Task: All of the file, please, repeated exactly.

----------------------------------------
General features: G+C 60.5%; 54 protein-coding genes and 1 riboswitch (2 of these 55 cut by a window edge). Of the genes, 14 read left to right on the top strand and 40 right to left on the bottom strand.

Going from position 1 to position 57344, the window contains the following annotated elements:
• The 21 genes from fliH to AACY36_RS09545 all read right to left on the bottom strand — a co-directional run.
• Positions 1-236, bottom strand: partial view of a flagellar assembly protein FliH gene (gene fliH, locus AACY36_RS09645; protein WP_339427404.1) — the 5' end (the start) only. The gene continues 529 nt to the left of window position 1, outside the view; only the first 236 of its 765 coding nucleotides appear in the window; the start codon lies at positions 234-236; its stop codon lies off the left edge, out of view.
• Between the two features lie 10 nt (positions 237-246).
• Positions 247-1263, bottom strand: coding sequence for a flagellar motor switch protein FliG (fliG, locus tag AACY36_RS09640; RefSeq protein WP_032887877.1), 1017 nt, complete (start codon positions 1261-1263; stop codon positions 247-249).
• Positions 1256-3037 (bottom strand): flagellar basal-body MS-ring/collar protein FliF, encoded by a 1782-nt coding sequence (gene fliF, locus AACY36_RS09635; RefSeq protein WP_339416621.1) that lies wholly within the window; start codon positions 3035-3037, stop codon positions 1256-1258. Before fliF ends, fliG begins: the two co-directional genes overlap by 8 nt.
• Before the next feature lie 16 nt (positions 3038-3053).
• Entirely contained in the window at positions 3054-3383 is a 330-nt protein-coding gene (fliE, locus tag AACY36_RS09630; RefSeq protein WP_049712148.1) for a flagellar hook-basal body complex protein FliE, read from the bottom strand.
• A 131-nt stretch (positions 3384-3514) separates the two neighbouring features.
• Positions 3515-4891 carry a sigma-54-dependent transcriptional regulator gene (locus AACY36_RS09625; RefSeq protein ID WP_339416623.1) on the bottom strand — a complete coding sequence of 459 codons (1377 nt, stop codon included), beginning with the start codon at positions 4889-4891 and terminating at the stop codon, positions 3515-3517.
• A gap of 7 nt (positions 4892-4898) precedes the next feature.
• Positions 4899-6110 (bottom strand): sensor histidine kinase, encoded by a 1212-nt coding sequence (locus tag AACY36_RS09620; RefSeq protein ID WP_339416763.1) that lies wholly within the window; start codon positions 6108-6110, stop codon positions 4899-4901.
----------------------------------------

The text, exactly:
General features: G+C 60.5%; 54 protein-coding genes and 1 riboswitch (2 of these 55 cut by a window edge). Of the genes, 14 read left to right on the top strand and 40 right to left on the bottom strand.

Going from position 1 to position 57344, the window contains the following annotated elements:
• The 21 genes from fliH to AACY36_RS09545 all read right to left on the bottom strand — a co-directional run.
• Positions 1-236, bottom strand: partial view of a flagellar assembly protein FliH gene (gene fliH, locus AACY36_RS09645; protein WP_339427404.1) — the 5' end (the start) only. The gene continues 529 nt to the left of window position 1, outside the view; only the first 236 of its 765 coding nucleotides appear in the window; the start codon lies at positions 234-236; its stop codon lies off the left edge, out of view.
• Between the two features lie 10 nt (positions 237-246).
• Positions 247-1263, bottom strand: coding sequence for a flagellar motor switch protein FliG (fliG, locus tag AACY36_RS09640; RefSeq protein WP_032887877.1), 1017 nt, complete (start codon positions 1261-1263; stop codon positions 247-249).
• Positions 1256-3037 (bottom strand): flagellar basal-body MS-ring/collar protein FliF, encoded by a 1782-nt coding sequence (gene fliF, locus AACY36_RS09635; RefSeq protein WP_339416621.1) that lies wholly within the window; start codon positions 3035-3037, stop codon positions 1256-1258. Before fliF ends, fliG begins: the two co-directional genes overlap by 8 nt.
• Before the next feature lie 16 nt (positions 3038-3053).
• Entirely contained in the window at positions 3054-3383 is a 330-nt protein-coding gene (fliE, locus tag AACY36_RS09630; RefSeq protein WP_049712148.1) for a flagellar hook-basal body complex protein FliE, read from the bottom strand.
• A 131-nt stretch (positions 3384-3514) separates the two neighbouring features.
• Positions 3515-4891 carry a sigma-54-dependent transcriptional regulator gene (locus AACY36_RS09625; RefSeq protein ID WP_339416623.1) on the bottom strand — a complete coding sequence of 459 codons (1377 nt, stop codon included), beginning with the start codon at positions 4889-4891 and terminating at the stop codon, positions 3515-3517.
• A gap of 7 nt (positions 4892-4898) precedes the next feature.
• Positions 4899-6110 (bottom strand): sensor histidine kinase, encoded by a 1212-nt coding sequence (locus tag AACY36_RS09620; RefSeq protein ID WP_339416763.1) that lies wholly within the window; start codon positions 6108-6110, stop codon positions 4899-4901.